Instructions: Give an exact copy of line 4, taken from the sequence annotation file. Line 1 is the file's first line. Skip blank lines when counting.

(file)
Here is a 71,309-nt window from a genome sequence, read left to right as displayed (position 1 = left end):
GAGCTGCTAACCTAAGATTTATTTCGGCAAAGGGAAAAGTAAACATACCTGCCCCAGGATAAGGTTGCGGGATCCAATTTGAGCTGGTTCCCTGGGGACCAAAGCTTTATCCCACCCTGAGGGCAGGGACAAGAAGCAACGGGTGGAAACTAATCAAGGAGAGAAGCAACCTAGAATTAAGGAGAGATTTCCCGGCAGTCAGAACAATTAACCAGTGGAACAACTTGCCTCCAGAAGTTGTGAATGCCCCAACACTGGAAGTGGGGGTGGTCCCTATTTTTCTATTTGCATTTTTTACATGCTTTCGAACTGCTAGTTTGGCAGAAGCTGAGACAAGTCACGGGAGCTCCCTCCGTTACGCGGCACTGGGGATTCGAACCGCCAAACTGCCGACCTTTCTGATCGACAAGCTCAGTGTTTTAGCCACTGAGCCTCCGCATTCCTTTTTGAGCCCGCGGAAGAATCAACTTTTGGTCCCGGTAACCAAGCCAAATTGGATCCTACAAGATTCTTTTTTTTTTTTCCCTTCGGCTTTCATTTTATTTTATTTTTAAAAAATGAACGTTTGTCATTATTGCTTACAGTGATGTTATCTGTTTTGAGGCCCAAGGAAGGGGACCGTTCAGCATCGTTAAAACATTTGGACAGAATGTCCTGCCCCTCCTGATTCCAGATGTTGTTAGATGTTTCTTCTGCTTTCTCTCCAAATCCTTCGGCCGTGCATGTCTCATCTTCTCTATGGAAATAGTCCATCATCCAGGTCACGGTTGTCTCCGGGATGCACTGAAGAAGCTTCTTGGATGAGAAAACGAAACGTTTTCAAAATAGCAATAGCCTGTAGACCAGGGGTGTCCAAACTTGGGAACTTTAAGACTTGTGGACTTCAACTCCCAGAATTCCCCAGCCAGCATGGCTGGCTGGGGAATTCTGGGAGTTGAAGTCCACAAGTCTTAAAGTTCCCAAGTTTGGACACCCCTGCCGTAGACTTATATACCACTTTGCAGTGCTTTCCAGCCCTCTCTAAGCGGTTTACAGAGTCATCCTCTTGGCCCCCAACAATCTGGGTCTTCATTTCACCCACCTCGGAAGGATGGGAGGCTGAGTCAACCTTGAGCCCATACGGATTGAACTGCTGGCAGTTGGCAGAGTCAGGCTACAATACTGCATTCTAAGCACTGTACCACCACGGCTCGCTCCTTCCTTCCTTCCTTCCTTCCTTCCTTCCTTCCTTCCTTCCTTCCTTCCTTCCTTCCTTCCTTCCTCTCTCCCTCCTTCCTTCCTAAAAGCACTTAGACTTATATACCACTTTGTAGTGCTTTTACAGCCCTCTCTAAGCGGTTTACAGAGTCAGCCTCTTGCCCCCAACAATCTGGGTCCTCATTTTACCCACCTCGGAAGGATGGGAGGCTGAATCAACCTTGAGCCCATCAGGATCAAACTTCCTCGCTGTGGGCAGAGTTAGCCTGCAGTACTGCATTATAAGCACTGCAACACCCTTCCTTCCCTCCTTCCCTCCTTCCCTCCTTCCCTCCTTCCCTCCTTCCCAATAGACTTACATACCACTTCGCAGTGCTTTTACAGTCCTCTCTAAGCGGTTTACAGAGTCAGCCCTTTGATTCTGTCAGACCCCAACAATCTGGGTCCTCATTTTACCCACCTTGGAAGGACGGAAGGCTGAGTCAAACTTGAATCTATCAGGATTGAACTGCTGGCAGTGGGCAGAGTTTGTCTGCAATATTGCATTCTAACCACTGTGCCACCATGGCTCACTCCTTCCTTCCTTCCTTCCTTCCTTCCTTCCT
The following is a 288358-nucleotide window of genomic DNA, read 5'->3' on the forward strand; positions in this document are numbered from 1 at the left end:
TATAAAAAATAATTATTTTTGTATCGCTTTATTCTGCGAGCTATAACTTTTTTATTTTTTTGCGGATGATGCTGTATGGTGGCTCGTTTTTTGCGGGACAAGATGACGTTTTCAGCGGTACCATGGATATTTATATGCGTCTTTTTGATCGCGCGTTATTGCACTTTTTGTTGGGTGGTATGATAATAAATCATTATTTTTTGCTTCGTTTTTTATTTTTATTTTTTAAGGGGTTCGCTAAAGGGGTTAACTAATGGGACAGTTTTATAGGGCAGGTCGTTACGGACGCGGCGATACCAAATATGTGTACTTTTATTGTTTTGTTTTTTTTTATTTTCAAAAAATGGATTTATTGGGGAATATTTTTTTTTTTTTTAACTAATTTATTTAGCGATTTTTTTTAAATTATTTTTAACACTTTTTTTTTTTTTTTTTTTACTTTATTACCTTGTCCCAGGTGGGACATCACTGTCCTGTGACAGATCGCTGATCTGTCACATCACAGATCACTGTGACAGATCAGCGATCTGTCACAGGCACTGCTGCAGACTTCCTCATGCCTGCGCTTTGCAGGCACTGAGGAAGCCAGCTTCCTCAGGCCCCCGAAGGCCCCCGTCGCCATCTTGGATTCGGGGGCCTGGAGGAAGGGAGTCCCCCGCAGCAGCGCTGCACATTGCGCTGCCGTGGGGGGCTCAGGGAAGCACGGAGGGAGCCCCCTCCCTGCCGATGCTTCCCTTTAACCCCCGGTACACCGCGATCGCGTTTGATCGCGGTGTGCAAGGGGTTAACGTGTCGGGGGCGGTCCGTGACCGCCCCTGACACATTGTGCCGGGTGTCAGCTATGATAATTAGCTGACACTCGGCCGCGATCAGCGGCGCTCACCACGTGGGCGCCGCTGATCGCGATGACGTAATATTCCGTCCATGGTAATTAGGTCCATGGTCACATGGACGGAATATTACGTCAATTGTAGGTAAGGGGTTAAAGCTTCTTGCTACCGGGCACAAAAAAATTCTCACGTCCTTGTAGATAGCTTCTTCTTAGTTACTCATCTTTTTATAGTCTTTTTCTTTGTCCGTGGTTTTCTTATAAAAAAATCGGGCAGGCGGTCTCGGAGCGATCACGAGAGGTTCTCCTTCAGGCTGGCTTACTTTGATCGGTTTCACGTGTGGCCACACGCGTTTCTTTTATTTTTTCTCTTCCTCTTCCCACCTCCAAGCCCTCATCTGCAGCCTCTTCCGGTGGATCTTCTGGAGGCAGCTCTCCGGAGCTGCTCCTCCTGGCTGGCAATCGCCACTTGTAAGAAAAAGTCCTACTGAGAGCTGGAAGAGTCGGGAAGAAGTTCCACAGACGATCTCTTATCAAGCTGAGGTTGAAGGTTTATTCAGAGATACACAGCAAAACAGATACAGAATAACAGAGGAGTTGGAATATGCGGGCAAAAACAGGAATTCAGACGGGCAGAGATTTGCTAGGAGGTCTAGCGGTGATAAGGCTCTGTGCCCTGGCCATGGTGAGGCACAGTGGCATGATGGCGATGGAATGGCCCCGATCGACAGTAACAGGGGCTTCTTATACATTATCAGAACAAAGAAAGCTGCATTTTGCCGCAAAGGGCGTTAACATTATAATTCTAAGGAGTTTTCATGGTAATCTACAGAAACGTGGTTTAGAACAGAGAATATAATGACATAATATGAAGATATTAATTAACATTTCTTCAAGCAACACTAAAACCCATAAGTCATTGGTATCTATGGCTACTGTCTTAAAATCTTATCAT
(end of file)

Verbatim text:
TATAAAAAATAATTATTTTTGTATCGCTTTATTCTGCGAGCTATAACTTTTTTATTTTTTTGCGGATGATGCTGTATGGTGGCTCGTTTTTTGCGGGACAAGATGACGTTTTCAGCGGTACCATGGATATTTATATGCGTCTTTTTGATCGCGCGTTATTGCACTTTTTGTTGGGTGGTATGATAATAAATCATTATTTTTTGCTTCGTTTTTTATTTTTATTTTTTAAGGGGTTCGCTAAAGGGGTTAACTAATGGGACAGTTTTATAGGGCAGGTCGTTACGGACGCGGCGATACCAAATATGTGTACTTTTATTGTTTTGTTTTTTTTTATTTTCAAAAAATGGATTTATTGGGGAATATTTTTTTTTTTTTTAACTAATTTATTTAGCGATTTTTTTTAAATTATTTTTAACACTTTTTTTTTTTTTTTTTTTACTTTATTACCTTGTCCCAGGTGGGACATCACTGTCCTGTGACAGATCGCTGATCTGTCACATCACAGATCACTGTGACAGATCAGCGATCTGTCACAGGCACTGCTGCAGACTTCCTCATGCCTGCGCTTTGCAGGCACTGAGGAAGCCAGCTTCCTCAGGCCCCCGAAGGCCCCCGTCGCCATCTTGGATTCGGGGGCCTGGAGGAAGGGAGTCCCCCGCAGCAGCGCTGCACATTGCGCTGCCGTGGGGGGCTCAGGGAAGCACGGAGGGAGCCCCCTCCCTGCCGATGCTTCCCTTTAACCCCCGGTACACCGCGATCGCGTTTGATCGCGGTGTGCAAGGGGTTAACGTGTCGGGGGCGGTCCGTGACCGCCCCTGACACATTGTGCCGGGTGTCAGCTATGATAATTAGCTGACACTCGGCCGCGATCAGCGGCGCTCACCACGTGGGCGCCGCTGATCGCGATGACGTAATATTCCGTCCATGGTAATTAGGTCCATGGTCACATGGACGGAATATTACGTCAATTGTAGGTAAGGGGTTAAAGCTTCTTGCTACCGGGCACAAAAAAATTCTCACGTCCTTGTAGATAGCTTCTTCTTAGTTACTCATCTTTTTATAGTCTTTTTCTTTGTCCGTGGTTTTCTTATAAAAAAATCGGGCAGGCGGTCTCGGAGCGATCACGAGAGGTTCTCCTTCAGGCTGGCTTACTTTGATCGGTTTCACGTGTGGCCACACGCGTTTCTTTTATTTTTTCTCTTCCTCTTCCCACCTCCAAGCCCTCATCTGCAGCCTCTTCCGGTGGATCTTCTGGAGGCAGCTCTCCGGAGCTGCTCCTCCTGGCTGGCAATCGCCACTTGTAAGAAAAAGTCCTACTGAGAGCTGGAAGAGTCGGGAAGAAGTTCCACAGACGATCTCTTATCAAGCTGAGGTTGAAGGTTTATTCAGAGATACACAGCAAAACAGATACAGAATAACAGAGGAGTTGGAATATGCGGGCAAAAACAGGAATTCAGACGGGCAGAGATTTGCTAGGAGGTCTAGCGGTGATAAGGCTCTGTGCCCTGGCCATGGTGAGGCACAGTGGCATGATGGCGATGGAATGGCCCCGATCGACAGTAACAGGGGCTTCTTATACATTATCAGAACAAAGAAAGCTGCATTTTGCCGCAAAGGGCGTTAACATTATAATTCTAAGGAGTTTTCATGGTAATCTACAGAAACGTGGTTTAGAACAGAGAATATAATGACATAATATGAAGATATTAATTAACATTTCTTCAAGCAACACTAAAACCCATAAGTCATTGGTATCTATGGCTACTGTCTTAAAATCTTATCAT